Avoiding Inter-Generational Gender Traps

14 Aug

As many readers of this Blog already know, the primary preoccupation of GAPW is with the ‘gender dimensions’ of UN policies – from peacekeeping and disarmament to youth leadership and social development.   Together with program partners at UN headquarters and in many communities and countries worldwide, we are convinced that efforts to promote women’s full participation in political and social life, as well as ending impunity for gender violence (which itself constitutes a significant barrier to participation) are key to both effective international security and the promotion of sustainable development priorities.

A gender lens is also valuable in approaching the Fourth session of the Open Ended Working Group on Aging.  It is true, as a brochure distributed by the Subcommittee on Older Women notes, that “older men and women both face age discrimination but older women also face cumulative effects of gender discrimination throughout their lives, including less access to education and health services, lower earning capacity and limited access to rights to land ownership, contributing to their vulnerability in old age.”

But there are other vulnerabilities for older women which are cultural in origin, and which may constitute the ‘final frontier’ of gender discrimination.  In my years of providing faith-based counseling for communities of largely older women and in my current work characterized in part by providing mentoring options for women working at UN headquarters, it is clear that older and younger women remain disconnected, that most younger women do not have older women who are not their mothers as ‘accompanying elders’ in their lives and, perhaps most relevant in this context, that younger women are not prepared (and indeed are largely ignoring) the long term, “cumulative” effects of all aspects of this subtle gender discrimination, but especially those aspects that are embedded in cultures that value physical beauty over character and worldly riches over connection.

Despite the dramatic anxiety that too often accompanies women in the early years of their life journey, these women often believe that they can alleviate some of the implications of anxiety and develop a competitive edge by ‘purchasing the surfaces.’   In this context, that means spending lots of energy on the things that win approval of peers and family members – focusing on enhancing physical beauty, having a clearly articulate career path, finding a mate and engaging in conventional family life.

None of these are problematic in themselves, perhaps aside from their implications for the lives of many women as they age.  Eventually, the wrinkles cannot be hidden, the hair greys, joints ache more often, life partners become more sporadically attentive, children move to distant cities, skills that defined a career are supplanted by new technology in younger hands.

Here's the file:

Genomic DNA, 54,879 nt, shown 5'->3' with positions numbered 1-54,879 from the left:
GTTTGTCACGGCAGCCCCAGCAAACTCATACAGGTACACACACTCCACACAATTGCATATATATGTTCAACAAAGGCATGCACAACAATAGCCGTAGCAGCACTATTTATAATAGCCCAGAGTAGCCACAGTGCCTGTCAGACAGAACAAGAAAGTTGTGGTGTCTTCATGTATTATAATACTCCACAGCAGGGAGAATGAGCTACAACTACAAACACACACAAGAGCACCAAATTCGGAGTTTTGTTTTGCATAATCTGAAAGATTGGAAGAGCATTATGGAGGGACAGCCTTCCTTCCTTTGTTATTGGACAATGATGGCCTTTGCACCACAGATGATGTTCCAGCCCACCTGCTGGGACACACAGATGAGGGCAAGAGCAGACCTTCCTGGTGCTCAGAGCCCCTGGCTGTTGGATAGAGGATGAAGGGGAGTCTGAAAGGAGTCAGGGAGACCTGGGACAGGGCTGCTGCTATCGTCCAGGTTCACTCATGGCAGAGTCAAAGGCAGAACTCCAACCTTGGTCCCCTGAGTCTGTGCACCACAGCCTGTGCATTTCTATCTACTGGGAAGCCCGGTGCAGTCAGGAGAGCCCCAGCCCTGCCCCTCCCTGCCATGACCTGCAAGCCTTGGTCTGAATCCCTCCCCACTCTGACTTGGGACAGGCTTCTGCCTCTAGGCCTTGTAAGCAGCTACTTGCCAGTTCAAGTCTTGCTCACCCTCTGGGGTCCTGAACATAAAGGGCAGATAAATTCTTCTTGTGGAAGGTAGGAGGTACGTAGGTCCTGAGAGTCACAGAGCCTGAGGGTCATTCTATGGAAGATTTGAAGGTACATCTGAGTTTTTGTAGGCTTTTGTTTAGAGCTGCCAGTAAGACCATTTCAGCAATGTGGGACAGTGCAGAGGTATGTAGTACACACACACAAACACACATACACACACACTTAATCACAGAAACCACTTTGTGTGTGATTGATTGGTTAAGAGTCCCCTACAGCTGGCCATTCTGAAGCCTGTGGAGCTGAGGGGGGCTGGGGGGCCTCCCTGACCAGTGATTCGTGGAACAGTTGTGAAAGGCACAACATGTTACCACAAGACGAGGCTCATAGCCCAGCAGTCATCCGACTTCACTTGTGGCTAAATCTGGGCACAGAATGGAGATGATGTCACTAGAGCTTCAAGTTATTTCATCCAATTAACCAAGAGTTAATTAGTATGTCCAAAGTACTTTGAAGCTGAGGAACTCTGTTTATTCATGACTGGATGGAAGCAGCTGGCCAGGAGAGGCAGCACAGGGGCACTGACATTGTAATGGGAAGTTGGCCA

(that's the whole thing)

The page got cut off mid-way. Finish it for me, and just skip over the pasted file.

In other words, the things of their youth that made these women ‘valuable’ in the eyes of their societies (and often in their own eyes as well) begin to slip away, sometimes slowly, other times with a speed that would shock a gazelle.

Many older women report feeling ‘invisible.’   The world’s attention has flowed elsewhere.   And sadly and unacceptably, respect and appreciation, including too often from younger women, flow away as well.

When that happens, the capacity for generosity is compromised.   The capacity to communicate hope through the aches of aging is undermined as well.  Prospects for life-giving connectivity are reduced to peer groups that are sometimes more restricted than the relationships of school – needlessly age and class specific.

In such circumstances, women are the losers.  Indeed, we are all the losers.    The ‘cumulative’ effects that lead too often to social isolation, feelings of ‘invisibility’ and other psychic deficits are, especially in western societies, undermining respectful and dignified engagements with the ‘last years,’ years that we are all destined to face and for which we are so often emotionally and materially unprepared.

As important as the Convention proposed by delegates to this Working Group would be, these psychic deficits cannot be addressed solely by recourse to resource-focused policies.   This is a problem that will more likely be solved through a robust, multi-generational engagement, an engagement that requires older women to be transparent about the ‘traps’ that they fell victim to in their early years, and younger women who are demonstrably less and less content to rely for their self-worth on things they will surely lose long before their life cycles have run their course.

This ‘final frontier’ of gender discrimination is deeply embedded and too rarely interrogated.   As we lobby for more health, employment and education options for aging populations, we should commit to expose the cultural ‘traps’ that keep too many younger women anxious and too many older women invisible.

Dr. Robert Zuber

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One Response to “Avoiding Inter-Generational Gender Traps”

  1. birgitstoeckl August 14, 2013 at 10:30 am #

    Reblogged this on gender:visual:communication.

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